“He [Timothy Schallert] said that maybe exercise could protect against Parkinson’s. I said that’s crazy.”
Schallert persisted. And prevailed in convincing his friend to do a joint study. As a first step to test their ambitious idea, the two researchers (along with their colleagues), injected a toxin to selectively kill dopamine neurons in one side of the brains of rats and induced motor neglect – the failure to move muscles voluntarily – in their right front limbs, mimicking the motor effects of PD. The animals were then put in cylindrical observation chambers. “What the rats will do is to rear up on their hind limbs and explore the chamber. They like to explore just like we do,” says Zigmond. But because of motor neglect, they would explore with their left limbs and also land on them.
They then put casts on the “normal” limbs of the rats compelling them to use their impaired limbs (Zigmond credits Schallert for coming up with this enterprising trick). After seven days of forced exercise, they removed the casts and observed the rodents. What they found surprised them: the rats were now using both their limbs with equal proficiency.
There was more good news. In the same paper, the authors also demonstrated that exercise more than just improves motor functioning; it also alters the underlying neurochemistry. This experiment was led by Ann Cohen, an assistant professor at the University of Pittsburgh, who was then a graduate student in the Zigmond lab. She showed that the depleted dopamine in the neurons of the substantia nigra made a comeback after merely seven days of exercise. “So it seemed like it wasn’t just behaviour that is protected, neurons are also protected,” Zigmond asserts.
Schallert, Zigmond and their colleagues demonstrated that exercise more than just improves motor functioning; it also alters the underlying neurochemistry
Zigmond and his collaborators followed up this finding with more studies. They used mice and monkeys. They changed the way the animals exercised – with hamster wheels and treadmills. They increased the duration of exercise. The results of these experiments only confirmed that regular physical exercise provides neuroprotection, at least in animal models.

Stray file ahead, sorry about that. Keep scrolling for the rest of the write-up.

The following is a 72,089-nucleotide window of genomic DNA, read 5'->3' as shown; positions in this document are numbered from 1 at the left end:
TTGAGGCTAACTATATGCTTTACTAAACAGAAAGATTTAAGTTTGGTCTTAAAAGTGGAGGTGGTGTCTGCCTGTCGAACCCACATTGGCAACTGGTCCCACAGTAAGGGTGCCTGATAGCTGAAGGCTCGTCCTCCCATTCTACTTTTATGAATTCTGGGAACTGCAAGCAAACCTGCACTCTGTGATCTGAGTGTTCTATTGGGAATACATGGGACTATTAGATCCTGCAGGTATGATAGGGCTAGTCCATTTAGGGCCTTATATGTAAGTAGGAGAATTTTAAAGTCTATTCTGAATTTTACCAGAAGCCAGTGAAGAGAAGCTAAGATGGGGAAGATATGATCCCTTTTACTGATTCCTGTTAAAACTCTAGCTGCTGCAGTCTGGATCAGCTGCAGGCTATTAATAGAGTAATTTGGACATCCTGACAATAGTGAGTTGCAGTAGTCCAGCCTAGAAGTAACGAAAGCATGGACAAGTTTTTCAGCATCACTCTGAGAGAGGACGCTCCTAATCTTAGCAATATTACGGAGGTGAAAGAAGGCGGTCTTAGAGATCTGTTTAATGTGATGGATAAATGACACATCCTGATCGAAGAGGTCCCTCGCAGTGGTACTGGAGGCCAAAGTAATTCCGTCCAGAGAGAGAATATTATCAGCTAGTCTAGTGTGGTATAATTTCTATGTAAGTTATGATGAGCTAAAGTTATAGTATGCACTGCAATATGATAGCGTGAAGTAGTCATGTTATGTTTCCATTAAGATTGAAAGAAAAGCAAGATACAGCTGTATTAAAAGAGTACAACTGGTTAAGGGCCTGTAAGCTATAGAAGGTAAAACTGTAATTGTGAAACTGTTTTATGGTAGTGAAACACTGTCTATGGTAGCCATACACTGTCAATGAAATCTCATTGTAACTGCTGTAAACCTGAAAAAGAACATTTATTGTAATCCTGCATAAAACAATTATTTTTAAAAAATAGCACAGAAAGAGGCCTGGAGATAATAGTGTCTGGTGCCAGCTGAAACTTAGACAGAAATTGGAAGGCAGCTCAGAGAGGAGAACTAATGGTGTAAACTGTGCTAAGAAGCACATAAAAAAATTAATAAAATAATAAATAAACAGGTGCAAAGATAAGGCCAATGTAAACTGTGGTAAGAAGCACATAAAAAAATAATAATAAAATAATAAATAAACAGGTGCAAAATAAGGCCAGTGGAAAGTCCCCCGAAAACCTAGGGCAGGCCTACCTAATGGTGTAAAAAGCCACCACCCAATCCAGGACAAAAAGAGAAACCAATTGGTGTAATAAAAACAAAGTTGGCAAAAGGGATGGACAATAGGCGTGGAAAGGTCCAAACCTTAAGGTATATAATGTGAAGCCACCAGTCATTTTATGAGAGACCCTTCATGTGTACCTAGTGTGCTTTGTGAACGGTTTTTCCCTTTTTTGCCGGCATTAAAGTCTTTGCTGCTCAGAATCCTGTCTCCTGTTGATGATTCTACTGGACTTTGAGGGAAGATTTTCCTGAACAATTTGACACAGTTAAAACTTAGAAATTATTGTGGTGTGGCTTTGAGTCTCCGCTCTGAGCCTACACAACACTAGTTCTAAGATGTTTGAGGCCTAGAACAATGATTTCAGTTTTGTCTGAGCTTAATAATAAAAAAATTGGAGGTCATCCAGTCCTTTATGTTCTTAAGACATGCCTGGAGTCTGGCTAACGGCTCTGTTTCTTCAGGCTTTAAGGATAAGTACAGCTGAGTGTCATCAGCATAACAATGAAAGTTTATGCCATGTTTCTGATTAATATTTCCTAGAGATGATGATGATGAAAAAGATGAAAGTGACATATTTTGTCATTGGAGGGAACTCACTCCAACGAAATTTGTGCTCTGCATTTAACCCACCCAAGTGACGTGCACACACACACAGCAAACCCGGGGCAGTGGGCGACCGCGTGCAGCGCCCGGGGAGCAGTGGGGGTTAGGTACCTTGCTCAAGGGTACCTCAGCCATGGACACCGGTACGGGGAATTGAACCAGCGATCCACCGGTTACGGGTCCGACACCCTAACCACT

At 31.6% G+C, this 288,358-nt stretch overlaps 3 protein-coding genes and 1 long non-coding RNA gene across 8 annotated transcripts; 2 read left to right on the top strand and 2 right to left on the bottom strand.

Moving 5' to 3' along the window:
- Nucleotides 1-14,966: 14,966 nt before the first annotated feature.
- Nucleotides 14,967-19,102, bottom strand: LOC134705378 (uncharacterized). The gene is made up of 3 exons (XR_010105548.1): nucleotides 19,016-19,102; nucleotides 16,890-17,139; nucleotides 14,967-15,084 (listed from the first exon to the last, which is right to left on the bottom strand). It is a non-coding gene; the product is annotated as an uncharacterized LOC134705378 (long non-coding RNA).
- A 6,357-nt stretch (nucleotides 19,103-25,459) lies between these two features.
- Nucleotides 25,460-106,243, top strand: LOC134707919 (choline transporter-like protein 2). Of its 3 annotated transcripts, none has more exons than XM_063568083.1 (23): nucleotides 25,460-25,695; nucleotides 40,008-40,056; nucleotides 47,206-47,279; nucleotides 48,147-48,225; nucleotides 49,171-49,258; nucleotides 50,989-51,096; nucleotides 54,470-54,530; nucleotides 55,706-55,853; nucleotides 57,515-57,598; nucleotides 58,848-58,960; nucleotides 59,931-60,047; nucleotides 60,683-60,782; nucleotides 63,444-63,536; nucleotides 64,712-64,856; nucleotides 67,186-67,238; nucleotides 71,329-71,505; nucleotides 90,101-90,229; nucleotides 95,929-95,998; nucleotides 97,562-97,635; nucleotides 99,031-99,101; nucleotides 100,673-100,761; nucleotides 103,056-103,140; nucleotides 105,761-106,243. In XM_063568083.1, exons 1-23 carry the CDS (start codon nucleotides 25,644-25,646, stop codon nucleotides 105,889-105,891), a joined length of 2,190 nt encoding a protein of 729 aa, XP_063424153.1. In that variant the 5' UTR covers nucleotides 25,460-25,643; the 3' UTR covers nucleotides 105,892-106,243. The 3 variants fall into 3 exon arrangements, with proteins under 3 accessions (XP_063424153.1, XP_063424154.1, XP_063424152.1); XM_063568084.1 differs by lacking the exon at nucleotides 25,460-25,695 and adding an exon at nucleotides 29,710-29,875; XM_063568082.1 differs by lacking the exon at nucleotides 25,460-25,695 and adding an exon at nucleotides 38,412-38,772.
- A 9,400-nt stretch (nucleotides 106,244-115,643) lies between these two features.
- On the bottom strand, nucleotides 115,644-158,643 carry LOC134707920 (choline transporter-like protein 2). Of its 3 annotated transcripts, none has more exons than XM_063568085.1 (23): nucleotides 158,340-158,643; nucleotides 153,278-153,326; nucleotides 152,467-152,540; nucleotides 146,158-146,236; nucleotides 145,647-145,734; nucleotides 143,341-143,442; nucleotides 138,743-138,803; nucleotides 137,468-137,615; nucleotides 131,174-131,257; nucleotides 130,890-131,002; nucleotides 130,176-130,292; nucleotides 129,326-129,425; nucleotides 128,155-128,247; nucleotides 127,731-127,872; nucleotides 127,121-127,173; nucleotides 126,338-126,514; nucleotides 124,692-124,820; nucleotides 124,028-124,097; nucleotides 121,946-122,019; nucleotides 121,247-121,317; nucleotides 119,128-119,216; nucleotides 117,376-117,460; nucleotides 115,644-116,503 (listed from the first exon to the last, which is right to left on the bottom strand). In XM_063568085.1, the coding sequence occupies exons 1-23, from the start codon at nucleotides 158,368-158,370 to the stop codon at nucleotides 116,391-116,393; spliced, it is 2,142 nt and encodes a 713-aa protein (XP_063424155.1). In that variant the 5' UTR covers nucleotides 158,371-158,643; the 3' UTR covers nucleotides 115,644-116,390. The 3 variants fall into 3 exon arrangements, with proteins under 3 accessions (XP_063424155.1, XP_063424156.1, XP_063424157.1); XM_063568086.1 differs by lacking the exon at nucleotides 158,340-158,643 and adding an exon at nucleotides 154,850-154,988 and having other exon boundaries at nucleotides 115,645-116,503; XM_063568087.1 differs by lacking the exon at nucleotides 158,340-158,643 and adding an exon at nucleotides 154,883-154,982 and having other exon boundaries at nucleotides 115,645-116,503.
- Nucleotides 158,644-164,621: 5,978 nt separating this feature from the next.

Mechanisms of Neuroprotection
A huge body of literature has demonstrated how moderate physical activity alters human physiology at the cellular level: it increases mitochondrial ATP synthesis and antioxidant defences and reduces inflammation and ROS (Reactive Oxygen Species). Now we know that it can also increase the number of neurons and synapses in the brain. Remarkably, these are exactly the opposite effects of PD. “So exercise seems to reverse many of these factors that we know are altered in people with Parkinson’s disease,” Zigmond says.
But Zigmond is most excited by one other physiological change that exercise brings about: an increase in neurotrophic factors, biomolecules known to support the development, growth and survival of neurons. He was particularly interested in a neurotrophic factor called the Glial cell line-derived neurotrophic factor (GDNF) because it had also been shown to be neuroprotective by several researchers, including Barry Hoffer, then at the National Institutes of Health.
“We know that exercise increases GDNF; we know that GDNF protects dopamine neurons. So our hypothesis was very simple: an increase in GDNF is the primary mechanism through which exercise provides neuroprotection,” Zigmond explains.
“Then Annie [Ann Cohen] said, ‘If this hypothesis is correct, we can bypass exercise. We can put GDNF directly into the brain, and that should be just as good as exercise,’” recalls Zigmond. So Cohen injected rats with both the dopamine-killing toxin and GDNF. But there was no change in the number of dopamine neurons in the first couple of weeks. “I was with Annie when she collected this data. She was heartbroken because this was going to be her PhD thesis. But miraculously in two months the “degenerated” dopamine neurons came back.” Apparently, they had just turned off their capacity to show the typical markers of dopamine while they fought off the effects of the toxin.